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11:03 pm
Tue February 26, 2013

Exiled From Iran, A Singer Makes The Case For Beauty

Strict laws made it impossible for the Iranian singer Hani to pursue her dream in her home country.
Courtesy of the artist

Originally published on Thu February 28, 2013 6:03 pm

A petite woman prances across the stage at Kurdistan TV in Erbil, northern Iraq, with her long, brown hair bouncing behind her.

A band begins to play, the studio audience falls quiet, and the woman starts to sing. Her voice is powerful and her message is personal: It's about fleeing to a foreign land to find freedom.

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Sweetness And Light
7:03 pm
Tue February 26, 2013

Dear College Presidents: Break The NCAA's Vise Grip On Athletes

Ronald Martinez Getty Images

Originally published on Wed February 27, 2013 4:37 am

The great social quest in American sport is to have one prominent, active, gay male athlete step forward and identify himself.

But I have a similar quest. I seek one prominent college president to say to her trustees or to the other presidents in his conference: "The NCAA is a sham and disgrace. Let's get out of it."

We know those presidents who disdain the NCAA are out there, but, alas, none dare speak the words that will break the evil spell.

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The Two-Way
3:47 pm
Tue February 26, 2013

Apple Agrees To Hand Out $100 Million In iTunes Credits To Settle Lawsuit

People walk past the Apple logo at the Apple Store at Grand Central Terminal in New York.
Timothy A. Clary AFP/Getty Images

Originally published on Wed February 27, 2013 6:45 am

Apple has agreed to give out more than $100 million in iTunes store credits to settle a lawsuit that alleged it was allowing children to make in-app purchases without the consent of their parents.

The Los Angeles Times reports:

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The Sequester: Cuts And Consequences
3:14 pm
Tue February 26, 2013

Advocates Warn Sequester Could Mean Big Cuts For The Low-Income

A nutrition specialist prepares a Meals on Wheels delivery in upstate New York. The national organization says the sequester could mean significant cuts in the number of meals they serve to homebound seniors.
John Moore Getty Images

Originally published on Tue February 26, 2013 4:05 pm

Many programs affecting low-income Americans — like food stamps, Medicaid and Temporary Assistance for Needy Families — are exempt from across-the-board spending cuts set to go into effect March 1.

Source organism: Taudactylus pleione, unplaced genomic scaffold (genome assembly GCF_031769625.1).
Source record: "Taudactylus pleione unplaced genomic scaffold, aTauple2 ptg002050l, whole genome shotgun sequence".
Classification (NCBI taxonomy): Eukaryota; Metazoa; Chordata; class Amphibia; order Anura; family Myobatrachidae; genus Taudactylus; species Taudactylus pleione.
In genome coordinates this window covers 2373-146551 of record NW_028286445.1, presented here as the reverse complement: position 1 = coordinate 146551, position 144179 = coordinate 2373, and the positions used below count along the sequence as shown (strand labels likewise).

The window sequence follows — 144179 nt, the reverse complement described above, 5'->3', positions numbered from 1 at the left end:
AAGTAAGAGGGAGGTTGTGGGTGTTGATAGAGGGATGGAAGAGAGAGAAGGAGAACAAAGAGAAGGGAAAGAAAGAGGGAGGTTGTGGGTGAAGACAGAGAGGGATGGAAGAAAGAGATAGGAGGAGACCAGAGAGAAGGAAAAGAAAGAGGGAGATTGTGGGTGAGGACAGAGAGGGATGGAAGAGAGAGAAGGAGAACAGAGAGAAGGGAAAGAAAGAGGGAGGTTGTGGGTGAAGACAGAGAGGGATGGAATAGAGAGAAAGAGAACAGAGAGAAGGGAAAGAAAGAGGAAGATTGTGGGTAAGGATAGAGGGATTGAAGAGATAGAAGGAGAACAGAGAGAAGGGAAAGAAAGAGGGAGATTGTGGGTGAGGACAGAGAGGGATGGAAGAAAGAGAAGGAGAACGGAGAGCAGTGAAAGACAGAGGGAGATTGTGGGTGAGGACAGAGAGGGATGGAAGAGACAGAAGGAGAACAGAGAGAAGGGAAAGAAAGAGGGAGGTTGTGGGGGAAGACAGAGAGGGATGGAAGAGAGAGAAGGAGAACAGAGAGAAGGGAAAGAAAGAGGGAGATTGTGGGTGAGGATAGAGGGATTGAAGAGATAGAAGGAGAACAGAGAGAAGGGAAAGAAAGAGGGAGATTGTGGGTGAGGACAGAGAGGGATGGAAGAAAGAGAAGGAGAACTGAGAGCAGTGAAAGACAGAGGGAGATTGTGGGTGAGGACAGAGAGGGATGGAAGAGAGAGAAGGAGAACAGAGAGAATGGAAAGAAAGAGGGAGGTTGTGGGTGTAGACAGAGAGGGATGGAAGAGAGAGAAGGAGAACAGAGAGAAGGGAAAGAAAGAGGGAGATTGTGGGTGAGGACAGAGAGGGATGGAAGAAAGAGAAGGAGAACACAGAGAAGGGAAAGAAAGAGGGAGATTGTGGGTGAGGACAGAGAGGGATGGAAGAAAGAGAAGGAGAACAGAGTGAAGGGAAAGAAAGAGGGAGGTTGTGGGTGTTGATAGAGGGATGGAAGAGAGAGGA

But many other programs are not, and that has service providers scrambling to figure out how the budget stalemate in Washington might affect those who rely on government aid.

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Shots - Health News
3:13 pm
Tue February 26, 2013

Should You Fear The 'July Effect' Of First-Time Doctors At Hospitals?

It's unlikely that July patients are paying for residents' inexperience with their lives.
iStockphoto.com

Originally published on Tue February 26, 2013 3:59 pm

It's an old joke, repeated every year around nurses' stations, examination rooms, and operating theaters: Whatever you do, don't get sick in July.

That's when hundreds of just-graduated medical students begin their residencies. The logic goes that, come summer, you're all but guaranteed to be treated by a novice physician, especially in teaching hospitals. Better to wait a few months, until the new docs have settled in a bit, to be seen about that suspicious lump.

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The Two-Way
3:09 pm
Tue February 26, 2013

Because Of Budget Cuts, U.S. Releases Hundreds Of Illegal Immigrants

Karnes County Detention Center in Karnes City, Texas.
ICE

Originally published on Tue February 26, 2013 3:37 pm

The U.S. Immigration Customs and Enforcement (ICE) says it released several hundred detainees in an effort to prepare for the across-the-board budget cuts scheduled to go into effect March 1. More people may be released in the coming days.

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It's All Politics
2:35 pm
Tue February 26, 2013

Has The U.S. Outgrown The Voting Rights Act?

A supporter of the Voting Rights Act attends a rally Columbia, S.C., on Tuesday.
Richard Ellis Getty Images

Originally published on Tue February 26, 2013 2:47 pm

The nation has twice elected an African-American president.

Black voters have been turning out for general elections in rates that for the first time in U.S. history rival those of whites.

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The Two-Way
2:24 pm
Tue February 26, 2013

Can U.S. Embassies Be Safe Without Being Unsightly?

The U.S. Embassy in central London in 2009.
Shaun Curry AFP/Getty Images

Originally published on Tue February 26, 2013 4:05 pm

There's been a tug of war between aesthetically pleasing and safe when it comes to American embassies around the world.

Many embassies have been slammed as bunkers, bland cubes and lifeless compounds. Even the new Secretary of State John Kerry said just a few years ago, "We are building some of the ugliest embassies I've ever seen."

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The Two-Way
2:18 pm
Tue February 26, 2013

GM Denies Asking For $2.1 Million Pay Raise For CEO Dan Akerson

General Motors Chairman and Chief Executive Officer Dan Akerson.
Bill Pugliano Getty Images

General Motors Co. said today that its Chief Executive Dan Akerson will not take a pay raise this year.

Documents filed with the House Committee On Oversight and Government Reform showed that GM was asking the U.S. government to OK a $2.1 million raise for Akerson. The government still owns part of GM and when the automaker took a $49.5 billion bailout, it agreed to have executive pay approved by government.

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The Salt
1:27 pm
Tue February 26, 2013

Family Dinner: Treasured Tradition Or Bygone Ideal?

From left: 8-year-old Celedonia, 3-year-old Gavin, Amy Spencer and Doug Brown gather around the kitchen as Doug prepares a fruit salad for dinner.
Maggie Starbard NPR

Originally published on Thu February 28, 2013 12:06 pm

When we asked you (via our Facebook page) to tell us about the weekday challenges your families face, given the competing demands of work, commutes, schoolwork and activities, you didn't hold back. Especially on the subject of squeezing in a family dinner.

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Middle East
1:08 pm